Note: Articles may be assigned to more than one subject area.
Outputs by subject (FC)
|Advanced Functional Materials||1||1|
|Earth & Environmental Sciences||21||9.30|
Highlight of the month
New tools to tune rice grain size
© Yevgen Romanenko/Getty
The genetic pathway that controls the size of rice grains has been identified. By adjusting the components of the pathway individually or in combinations, researchers can predictably manipulate rice grain size and thus increase yield.
Rice grain size is influenced by G proteins, which are made up of Gα, Gβ and Gγ subunits. To determine how they affect grain size, a team at China’s Huazhong Agricultural University expressed the genes encoding Gγ proteins in various combinations.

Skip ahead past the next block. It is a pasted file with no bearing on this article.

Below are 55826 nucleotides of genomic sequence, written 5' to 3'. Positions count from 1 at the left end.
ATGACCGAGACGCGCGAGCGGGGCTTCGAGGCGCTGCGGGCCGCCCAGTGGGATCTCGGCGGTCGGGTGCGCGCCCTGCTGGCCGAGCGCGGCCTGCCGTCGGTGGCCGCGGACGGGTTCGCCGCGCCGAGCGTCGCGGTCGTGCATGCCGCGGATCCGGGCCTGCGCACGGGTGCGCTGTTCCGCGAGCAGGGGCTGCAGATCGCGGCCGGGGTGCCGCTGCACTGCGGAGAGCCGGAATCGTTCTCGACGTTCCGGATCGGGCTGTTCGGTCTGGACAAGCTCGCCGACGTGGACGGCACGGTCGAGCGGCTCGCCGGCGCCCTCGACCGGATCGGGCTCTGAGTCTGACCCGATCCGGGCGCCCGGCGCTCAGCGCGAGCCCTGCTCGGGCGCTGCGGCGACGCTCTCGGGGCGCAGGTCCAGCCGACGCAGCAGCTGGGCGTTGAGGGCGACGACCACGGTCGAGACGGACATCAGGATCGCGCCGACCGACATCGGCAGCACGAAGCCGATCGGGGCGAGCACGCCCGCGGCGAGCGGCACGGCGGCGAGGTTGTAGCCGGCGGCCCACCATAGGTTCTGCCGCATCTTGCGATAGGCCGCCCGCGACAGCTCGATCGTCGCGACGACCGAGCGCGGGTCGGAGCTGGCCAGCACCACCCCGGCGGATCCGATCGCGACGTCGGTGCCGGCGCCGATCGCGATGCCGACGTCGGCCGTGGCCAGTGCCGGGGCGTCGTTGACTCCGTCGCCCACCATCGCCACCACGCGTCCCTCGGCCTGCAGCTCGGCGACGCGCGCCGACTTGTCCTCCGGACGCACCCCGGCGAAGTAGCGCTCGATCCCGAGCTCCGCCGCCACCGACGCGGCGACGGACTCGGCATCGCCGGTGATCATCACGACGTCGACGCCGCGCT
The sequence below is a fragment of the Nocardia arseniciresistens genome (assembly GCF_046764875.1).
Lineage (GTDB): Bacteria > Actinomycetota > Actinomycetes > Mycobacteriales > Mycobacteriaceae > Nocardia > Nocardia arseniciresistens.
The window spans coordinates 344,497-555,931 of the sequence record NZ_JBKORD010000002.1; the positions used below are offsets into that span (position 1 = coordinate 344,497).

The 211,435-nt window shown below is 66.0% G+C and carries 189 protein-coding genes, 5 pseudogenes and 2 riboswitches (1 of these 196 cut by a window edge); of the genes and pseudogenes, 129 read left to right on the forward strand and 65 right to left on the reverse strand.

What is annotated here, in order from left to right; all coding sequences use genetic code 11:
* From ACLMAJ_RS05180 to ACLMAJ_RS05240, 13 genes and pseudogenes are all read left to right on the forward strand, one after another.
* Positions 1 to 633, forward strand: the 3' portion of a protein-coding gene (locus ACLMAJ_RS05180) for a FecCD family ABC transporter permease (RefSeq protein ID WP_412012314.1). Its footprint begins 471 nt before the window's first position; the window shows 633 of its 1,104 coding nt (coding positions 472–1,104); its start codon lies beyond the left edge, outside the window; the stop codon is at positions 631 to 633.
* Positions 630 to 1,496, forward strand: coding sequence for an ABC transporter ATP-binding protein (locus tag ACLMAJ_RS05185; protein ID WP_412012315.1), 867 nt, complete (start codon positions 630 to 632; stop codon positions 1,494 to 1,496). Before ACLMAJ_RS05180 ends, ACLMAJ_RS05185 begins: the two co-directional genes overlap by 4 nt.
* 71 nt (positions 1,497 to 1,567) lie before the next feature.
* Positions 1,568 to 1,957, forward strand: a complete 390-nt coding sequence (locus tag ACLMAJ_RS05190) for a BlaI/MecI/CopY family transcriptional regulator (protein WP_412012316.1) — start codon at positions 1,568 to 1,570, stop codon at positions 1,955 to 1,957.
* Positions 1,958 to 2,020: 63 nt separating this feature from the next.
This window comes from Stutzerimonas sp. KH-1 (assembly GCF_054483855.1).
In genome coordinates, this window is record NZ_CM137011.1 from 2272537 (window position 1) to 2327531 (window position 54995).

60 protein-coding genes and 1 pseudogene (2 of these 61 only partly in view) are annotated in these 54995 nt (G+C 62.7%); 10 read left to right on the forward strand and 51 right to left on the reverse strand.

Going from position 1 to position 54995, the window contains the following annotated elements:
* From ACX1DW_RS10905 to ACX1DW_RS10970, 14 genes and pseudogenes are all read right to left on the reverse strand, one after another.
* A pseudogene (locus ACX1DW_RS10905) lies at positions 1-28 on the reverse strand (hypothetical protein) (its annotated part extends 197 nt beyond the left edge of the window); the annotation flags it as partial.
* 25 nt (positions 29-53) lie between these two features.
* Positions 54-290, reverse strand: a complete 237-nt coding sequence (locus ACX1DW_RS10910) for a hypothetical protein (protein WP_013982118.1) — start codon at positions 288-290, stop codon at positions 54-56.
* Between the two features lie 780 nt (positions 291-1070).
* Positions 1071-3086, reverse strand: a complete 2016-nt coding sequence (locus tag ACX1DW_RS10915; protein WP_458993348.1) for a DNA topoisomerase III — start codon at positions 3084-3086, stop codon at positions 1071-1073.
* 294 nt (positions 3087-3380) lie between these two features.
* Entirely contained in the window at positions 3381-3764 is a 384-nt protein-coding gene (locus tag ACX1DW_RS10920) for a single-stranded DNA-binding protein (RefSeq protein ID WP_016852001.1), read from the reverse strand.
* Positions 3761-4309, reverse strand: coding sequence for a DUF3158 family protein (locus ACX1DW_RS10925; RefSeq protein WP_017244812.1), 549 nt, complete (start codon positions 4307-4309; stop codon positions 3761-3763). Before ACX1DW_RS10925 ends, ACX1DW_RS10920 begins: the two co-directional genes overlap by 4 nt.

They found that three Gγ proteins, DEP1, GGC2 and GS3, interact to determine grain size. DEP1 and GGC2 can both bind to a Gβ protein, RGB1, leading to longer grains. But GS3 can block this by binding to RGB1, leading to shorter grains.
Through this competitive interaction, the balance between these genes determines whether the plant produces short, medium or long grains. Manipulating this balance offers a reliable way to control the size of rice grains.
- Nature Communications 9, 851 (2018). doi: 10.1038/s41467-018-03141-y
See more research highlights from Huazhong Agricultural University (HZAU)
Top articles by Altmetric score in current window
1 November 2017 - 31 October 2018
International vs. domestic collaboration by FC
- 59.24% Domestic
- 40.76% International
Note: Hover over the graph to view the percentage of collaboration.
Top 10 domestic collaborators by FC (86 total)
- Huazhong Agricultural University (HZAU), China